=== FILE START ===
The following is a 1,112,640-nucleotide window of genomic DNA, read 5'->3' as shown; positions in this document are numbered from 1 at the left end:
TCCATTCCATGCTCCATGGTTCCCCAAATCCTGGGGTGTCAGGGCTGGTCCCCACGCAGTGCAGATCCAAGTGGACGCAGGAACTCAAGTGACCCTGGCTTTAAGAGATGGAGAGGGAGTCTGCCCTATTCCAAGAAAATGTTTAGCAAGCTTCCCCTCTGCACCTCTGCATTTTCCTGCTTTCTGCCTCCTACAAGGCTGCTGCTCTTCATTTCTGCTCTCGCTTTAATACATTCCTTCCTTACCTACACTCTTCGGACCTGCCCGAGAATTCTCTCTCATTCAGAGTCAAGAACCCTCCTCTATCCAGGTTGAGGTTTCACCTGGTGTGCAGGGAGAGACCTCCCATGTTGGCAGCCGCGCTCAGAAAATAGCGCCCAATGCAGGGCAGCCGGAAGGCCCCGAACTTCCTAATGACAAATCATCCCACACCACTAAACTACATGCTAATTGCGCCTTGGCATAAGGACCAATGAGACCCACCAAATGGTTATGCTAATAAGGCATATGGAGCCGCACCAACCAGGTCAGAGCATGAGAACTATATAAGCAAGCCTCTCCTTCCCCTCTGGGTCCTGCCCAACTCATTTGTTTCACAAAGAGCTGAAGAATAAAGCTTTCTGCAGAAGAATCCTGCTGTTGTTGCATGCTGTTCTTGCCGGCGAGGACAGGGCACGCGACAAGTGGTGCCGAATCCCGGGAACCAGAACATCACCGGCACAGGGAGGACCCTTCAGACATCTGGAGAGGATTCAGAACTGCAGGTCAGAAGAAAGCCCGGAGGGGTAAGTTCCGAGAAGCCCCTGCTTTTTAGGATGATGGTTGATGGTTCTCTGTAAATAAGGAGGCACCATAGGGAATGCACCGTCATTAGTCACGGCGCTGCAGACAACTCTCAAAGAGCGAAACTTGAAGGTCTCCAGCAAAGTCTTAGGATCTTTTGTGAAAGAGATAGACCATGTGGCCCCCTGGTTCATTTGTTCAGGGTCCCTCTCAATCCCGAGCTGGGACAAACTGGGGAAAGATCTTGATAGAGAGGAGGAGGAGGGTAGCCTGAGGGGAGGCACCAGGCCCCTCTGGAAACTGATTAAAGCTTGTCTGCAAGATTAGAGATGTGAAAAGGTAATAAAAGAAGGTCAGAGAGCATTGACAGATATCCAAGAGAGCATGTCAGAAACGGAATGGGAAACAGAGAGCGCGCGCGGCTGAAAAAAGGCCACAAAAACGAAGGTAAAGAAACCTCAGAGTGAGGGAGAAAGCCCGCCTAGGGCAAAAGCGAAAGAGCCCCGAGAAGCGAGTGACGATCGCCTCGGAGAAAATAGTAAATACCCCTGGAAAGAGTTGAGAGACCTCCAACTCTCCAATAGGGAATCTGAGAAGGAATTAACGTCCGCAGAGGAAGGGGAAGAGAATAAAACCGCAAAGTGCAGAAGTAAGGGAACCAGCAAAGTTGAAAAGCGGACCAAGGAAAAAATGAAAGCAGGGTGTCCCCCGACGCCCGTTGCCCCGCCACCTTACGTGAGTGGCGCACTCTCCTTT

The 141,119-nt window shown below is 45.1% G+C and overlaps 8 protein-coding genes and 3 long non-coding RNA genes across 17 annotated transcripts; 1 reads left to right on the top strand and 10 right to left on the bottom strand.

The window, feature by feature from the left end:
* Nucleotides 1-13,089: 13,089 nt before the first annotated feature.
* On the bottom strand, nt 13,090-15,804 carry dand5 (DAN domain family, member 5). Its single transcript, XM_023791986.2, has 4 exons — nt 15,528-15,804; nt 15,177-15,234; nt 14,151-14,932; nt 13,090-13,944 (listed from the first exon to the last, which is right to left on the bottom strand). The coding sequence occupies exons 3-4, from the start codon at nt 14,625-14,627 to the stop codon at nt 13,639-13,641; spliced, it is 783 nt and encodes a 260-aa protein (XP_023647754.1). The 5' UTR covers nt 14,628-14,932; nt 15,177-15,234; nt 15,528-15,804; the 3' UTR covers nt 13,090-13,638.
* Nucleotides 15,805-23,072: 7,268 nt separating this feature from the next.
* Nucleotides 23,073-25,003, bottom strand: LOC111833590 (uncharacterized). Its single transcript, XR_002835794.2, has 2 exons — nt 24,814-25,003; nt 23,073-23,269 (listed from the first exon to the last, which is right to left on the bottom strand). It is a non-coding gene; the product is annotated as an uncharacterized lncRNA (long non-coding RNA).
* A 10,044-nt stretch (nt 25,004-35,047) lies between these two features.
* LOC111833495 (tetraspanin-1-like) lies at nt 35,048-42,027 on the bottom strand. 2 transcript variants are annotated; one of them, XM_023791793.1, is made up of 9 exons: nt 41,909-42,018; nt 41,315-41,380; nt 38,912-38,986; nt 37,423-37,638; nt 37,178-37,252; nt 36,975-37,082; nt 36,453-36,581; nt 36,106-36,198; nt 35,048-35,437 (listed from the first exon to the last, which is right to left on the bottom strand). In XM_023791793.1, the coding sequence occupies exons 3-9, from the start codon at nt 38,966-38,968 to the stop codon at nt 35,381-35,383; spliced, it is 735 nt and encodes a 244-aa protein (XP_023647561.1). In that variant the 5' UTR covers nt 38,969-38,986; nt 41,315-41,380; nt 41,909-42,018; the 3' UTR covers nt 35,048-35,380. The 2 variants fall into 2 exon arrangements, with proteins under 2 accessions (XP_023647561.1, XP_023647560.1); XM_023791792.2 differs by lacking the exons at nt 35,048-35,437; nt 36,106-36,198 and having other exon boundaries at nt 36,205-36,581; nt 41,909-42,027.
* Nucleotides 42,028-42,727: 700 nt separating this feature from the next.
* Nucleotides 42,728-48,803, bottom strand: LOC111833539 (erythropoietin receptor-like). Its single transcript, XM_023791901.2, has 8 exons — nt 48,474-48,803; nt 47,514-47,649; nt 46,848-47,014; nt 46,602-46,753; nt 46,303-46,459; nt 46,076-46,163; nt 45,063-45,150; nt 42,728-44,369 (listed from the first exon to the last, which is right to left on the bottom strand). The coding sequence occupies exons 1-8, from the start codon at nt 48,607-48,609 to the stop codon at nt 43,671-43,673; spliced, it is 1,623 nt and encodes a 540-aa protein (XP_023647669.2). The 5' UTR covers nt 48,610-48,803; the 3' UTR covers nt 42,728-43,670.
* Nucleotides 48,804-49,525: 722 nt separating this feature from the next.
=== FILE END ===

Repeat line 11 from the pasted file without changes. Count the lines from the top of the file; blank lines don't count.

* Nucleotides 42,028-42,727: 700 nt separating this feature from the next.